How to win up to $5K catching invasive lionfish this summer

Win prizes, cash while helping Florida's water ecosystems


Officials with the Florida Fish and Wildlife Conservation Commission are putting up money and prizes to encourage anglers to help Florida's ocean ecosystems by catching lionfish all summer long.

Lionfish have invaded Florida’s coastal waters, negatively affecting native wildlife and ecosystems. The colorful fish with a lion-like manes are most commonly caught using a hand-held nets or spears.

To head off the invasive species, the FWC is offering up to $5,000 to those who catch the venomous lionfish and remove them from Florida waters with its annual Lionfish Challenge which opened in May.

There are categories for recreational and commercial anglers as wells as the tagged-lionfish category.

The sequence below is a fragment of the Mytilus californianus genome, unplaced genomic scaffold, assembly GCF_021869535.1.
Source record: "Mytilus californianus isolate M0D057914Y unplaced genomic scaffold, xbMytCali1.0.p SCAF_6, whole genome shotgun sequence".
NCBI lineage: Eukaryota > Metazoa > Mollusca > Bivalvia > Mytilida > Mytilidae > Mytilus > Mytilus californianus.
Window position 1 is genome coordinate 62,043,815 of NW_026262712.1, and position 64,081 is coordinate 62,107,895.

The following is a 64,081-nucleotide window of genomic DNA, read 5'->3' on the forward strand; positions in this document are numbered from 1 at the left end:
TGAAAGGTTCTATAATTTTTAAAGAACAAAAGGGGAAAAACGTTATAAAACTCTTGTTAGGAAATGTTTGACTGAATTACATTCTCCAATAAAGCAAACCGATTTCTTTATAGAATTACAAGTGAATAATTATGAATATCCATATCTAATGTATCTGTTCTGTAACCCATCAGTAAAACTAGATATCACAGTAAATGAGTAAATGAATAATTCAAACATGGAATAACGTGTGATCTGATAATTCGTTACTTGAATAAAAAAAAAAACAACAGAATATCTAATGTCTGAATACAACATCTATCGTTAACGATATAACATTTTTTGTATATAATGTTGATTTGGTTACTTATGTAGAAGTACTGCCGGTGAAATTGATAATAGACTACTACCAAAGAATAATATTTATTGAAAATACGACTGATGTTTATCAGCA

According to FWC, lionfish will be tagged at 50 randomly selected public artificial reef sites. Participants who remove the most tagged lionfish could win a cash prize of between $500 and $5,000 and prizes such as a GoPro camera.

Find out how to register and read more about the prizes at myfwc.org/lionfish.

Last year, anglers brought in an averaged of about 120 lionfish a day  and about 13,000 lionfish total were caught in Florida waters when the annual contest ended.


Lionfish are native in ocean waters off Africa, Asia and Australia. Florida officials say the lionfish invasion began with a handful of released fish and were first discovered in 1985 near Fort Lauderdale. They've since spread statewide and beyond.

Learn more about invasive species in the Sunshine State here.

Lionfish eat native fish, including species important to maintaining healthy reefs. They also compete with other native predatory fish for food. Lionfish defend themselves with venomous spines and have few natural predators in U.S. waters.

The Associated Press contributed to this report.